AbstractThe Harts Range is about two hundred kilometres north-east of Alice Springs. The area was known to be rich in minerals from the time of the first explorers. From the 1880s until the close of the industry in 1960, almost all Australian mica came from this area in the Northern Territory.
Most miners were Italian who were without a mining background and who began arriving on the Field in the years following the First World War. During this period they were sponsored by their countrymen already in Central Australia. After 1945 increased numbers came to the Centre escaping post-war Italy and encouraged by Australia's immigration policies. Many of the post-war migrants brought families with them to the Field. The thesis contends that many wives worked alongside their husbands and fathers; and that as with other early settlement areas throughout Australia, women played a pivotal role. It further contends that without the use of oral evidence the social history of these Italians could not have been successfully documented.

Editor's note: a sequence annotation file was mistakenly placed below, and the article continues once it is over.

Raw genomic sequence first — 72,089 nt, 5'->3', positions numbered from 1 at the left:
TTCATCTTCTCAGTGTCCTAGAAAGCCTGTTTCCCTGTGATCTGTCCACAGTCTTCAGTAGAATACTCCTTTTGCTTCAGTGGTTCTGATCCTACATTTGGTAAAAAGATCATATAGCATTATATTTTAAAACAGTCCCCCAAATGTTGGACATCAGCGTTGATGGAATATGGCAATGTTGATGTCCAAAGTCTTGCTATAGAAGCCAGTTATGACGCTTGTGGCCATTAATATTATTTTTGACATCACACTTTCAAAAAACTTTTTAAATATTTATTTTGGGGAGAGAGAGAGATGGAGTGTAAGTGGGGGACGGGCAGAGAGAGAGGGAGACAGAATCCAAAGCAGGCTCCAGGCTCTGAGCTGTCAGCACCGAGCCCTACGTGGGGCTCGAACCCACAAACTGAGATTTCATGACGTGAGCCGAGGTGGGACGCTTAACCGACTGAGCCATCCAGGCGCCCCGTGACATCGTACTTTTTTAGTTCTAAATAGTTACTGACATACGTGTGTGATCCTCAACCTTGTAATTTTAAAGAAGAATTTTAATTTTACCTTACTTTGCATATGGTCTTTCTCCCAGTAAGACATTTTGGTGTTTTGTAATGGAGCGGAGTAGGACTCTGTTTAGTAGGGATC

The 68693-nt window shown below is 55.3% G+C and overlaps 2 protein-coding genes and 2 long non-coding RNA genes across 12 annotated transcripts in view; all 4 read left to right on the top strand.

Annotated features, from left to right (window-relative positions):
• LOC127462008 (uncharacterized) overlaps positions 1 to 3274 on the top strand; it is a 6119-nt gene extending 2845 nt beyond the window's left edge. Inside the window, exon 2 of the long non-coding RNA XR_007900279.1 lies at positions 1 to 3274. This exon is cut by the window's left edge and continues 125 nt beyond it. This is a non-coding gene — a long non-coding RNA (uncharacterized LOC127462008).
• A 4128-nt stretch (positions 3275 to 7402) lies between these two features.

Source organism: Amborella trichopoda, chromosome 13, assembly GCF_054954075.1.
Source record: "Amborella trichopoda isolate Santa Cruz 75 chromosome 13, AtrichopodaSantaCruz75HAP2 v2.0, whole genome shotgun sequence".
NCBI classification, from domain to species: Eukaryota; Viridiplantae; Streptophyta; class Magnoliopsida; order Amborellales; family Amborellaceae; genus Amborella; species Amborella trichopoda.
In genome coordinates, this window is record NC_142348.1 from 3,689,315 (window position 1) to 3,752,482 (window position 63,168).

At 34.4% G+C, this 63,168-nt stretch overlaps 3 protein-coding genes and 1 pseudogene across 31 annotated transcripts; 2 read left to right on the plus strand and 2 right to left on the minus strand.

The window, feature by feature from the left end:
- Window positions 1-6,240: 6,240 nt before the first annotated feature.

This thesis establishes that the relationship between the miners and local Aboriginal groups was atypical in the history of Central Australia. The miners utilised local Aboriginal knowledge and labour. Descendants of these Aborigines still live in the area, many at the Atitjere Community.
The mining literature indicates that mining activity and settlement was concentrated in the Central Harts Range District (the study area). Remaining evidence of activity is distinctive for the aggregation of the responses of the miners to the extreme isolation and to economic deprivation.
The thesis concludes that mica mining in the Harts Range sustained an interest in Central Australia from the early years of this century until 1960. Developments in transport services, such as the Plenty Highway, and the attraction of Italians to the area (who formed the basis of Central Australia's present-day Italian community) are a direct result of this activity.
|Date of Award||Nov 1995|
|Supervisor||David Carment (Supervisor) & Alan Powell (Supervisor)|